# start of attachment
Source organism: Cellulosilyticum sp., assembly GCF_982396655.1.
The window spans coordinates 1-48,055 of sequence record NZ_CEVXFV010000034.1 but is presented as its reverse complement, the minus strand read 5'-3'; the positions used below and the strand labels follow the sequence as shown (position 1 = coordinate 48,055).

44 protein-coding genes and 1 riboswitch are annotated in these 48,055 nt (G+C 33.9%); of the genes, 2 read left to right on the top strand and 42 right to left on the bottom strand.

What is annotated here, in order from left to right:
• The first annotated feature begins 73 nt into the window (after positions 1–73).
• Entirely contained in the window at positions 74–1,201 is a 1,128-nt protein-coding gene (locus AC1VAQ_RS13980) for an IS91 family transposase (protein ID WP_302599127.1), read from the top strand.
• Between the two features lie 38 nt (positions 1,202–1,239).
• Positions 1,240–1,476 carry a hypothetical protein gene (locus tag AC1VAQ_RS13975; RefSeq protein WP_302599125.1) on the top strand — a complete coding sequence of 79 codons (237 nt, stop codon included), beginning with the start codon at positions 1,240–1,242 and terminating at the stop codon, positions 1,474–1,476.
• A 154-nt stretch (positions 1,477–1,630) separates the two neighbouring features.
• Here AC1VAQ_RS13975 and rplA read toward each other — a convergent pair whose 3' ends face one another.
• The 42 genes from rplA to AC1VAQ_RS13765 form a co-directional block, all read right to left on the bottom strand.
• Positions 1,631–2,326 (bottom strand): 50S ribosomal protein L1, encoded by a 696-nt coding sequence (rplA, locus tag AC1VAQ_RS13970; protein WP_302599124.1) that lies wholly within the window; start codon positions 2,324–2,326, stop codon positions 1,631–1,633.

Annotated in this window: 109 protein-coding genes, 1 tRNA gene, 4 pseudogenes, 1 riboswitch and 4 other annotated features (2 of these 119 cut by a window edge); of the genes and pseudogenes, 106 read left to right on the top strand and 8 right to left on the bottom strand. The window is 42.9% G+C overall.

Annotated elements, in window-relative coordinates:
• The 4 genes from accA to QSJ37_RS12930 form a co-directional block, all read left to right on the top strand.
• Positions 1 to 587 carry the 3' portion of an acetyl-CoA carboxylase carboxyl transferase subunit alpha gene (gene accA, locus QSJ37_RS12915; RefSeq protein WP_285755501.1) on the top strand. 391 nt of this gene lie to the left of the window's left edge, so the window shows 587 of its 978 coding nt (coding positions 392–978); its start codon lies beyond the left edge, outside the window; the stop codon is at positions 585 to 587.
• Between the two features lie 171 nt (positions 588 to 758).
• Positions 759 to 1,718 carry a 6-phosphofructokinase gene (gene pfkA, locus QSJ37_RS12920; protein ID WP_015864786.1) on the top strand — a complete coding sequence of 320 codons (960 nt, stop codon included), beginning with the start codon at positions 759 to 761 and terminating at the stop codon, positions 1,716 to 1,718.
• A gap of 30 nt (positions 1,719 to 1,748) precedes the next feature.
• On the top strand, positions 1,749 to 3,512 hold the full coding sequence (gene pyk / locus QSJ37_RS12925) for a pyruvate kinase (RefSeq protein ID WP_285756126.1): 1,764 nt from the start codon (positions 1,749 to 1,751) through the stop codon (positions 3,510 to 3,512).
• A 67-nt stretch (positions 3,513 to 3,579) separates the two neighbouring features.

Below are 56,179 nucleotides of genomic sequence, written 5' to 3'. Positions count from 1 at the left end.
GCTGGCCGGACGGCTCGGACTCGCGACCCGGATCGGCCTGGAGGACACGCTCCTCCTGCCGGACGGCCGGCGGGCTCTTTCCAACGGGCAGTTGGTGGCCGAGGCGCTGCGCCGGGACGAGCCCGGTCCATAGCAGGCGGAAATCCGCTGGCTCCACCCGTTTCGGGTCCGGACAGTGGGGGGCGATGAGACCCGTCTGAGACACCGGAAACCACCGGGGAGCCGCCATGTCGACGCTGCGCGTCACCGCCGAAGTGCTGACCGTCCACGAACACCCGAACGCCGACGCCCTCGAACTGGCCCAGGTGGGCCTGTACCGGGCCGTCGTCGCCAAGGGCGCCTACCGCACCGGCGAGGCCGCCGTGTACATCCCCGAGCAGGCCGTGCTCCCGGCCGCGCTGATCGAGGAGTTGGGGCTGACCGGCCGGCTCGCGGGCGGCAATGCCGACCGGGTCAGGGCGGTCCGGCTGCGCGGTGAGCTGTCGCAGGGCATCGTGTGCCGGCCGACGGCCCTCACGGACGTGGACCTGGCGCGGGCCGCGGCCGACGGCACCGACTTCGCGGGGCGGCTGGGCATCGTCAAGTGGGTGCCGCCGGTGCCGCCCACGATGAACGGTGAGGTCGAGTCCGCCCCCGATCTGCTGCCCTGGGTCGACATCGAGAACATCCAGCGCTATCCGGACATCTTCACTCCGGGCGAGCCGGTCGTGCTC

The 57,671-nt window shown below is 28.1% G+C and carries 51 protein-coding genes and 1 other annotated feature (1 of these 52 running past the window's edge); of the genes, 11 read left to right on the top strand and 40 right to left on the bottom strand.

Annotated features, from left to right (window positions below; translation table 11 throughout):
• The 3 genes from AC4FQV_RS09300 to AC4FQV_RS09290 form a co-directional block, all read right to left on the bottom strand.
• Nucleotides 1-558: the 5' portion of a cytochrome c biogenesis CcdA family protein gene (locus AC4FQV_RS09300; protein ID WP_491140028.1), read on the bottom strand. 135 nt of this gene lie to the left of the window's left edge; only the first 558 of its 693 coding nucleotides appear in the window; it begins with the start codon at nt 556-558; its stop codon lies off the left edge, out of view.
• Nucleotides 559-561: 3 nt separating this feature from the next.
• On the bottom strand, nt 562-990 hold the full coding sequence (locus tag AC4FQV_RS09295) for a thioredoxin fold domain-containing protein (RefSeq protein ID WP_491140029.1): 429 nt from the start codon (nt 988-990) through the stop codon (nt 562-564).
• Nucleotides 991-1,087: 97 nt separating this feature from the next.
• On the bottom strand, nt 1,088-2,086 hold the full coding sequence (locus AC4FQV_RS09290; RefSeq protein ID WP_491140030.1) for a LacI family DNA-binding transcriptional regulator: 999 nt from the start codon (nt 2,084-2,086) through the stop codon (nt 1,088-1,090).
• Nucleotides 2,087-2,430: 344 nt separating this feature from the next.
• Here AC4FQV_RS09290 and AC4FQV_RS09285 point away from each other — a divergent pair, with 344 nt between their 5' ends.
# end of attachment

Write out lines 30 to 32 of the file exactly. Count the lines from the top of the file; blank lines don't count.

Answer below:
• Nucleotides 991-1,087: 97 nt separating this feature from the next.
• On the bottom strand, nt 1,088-2,086 hold the full coding sequence (locus AC4FQV_RS09290; RefSeq protein ID WP_491140030.1) for a LacI family DNA-binding transcriptional regulator: 999 nt from the start codon (nt 2,084-2,086) through the stop codon (nt 1,088-1,090).
• Nucleotides 2,087-2,430: 344 nt separating this feature from the next.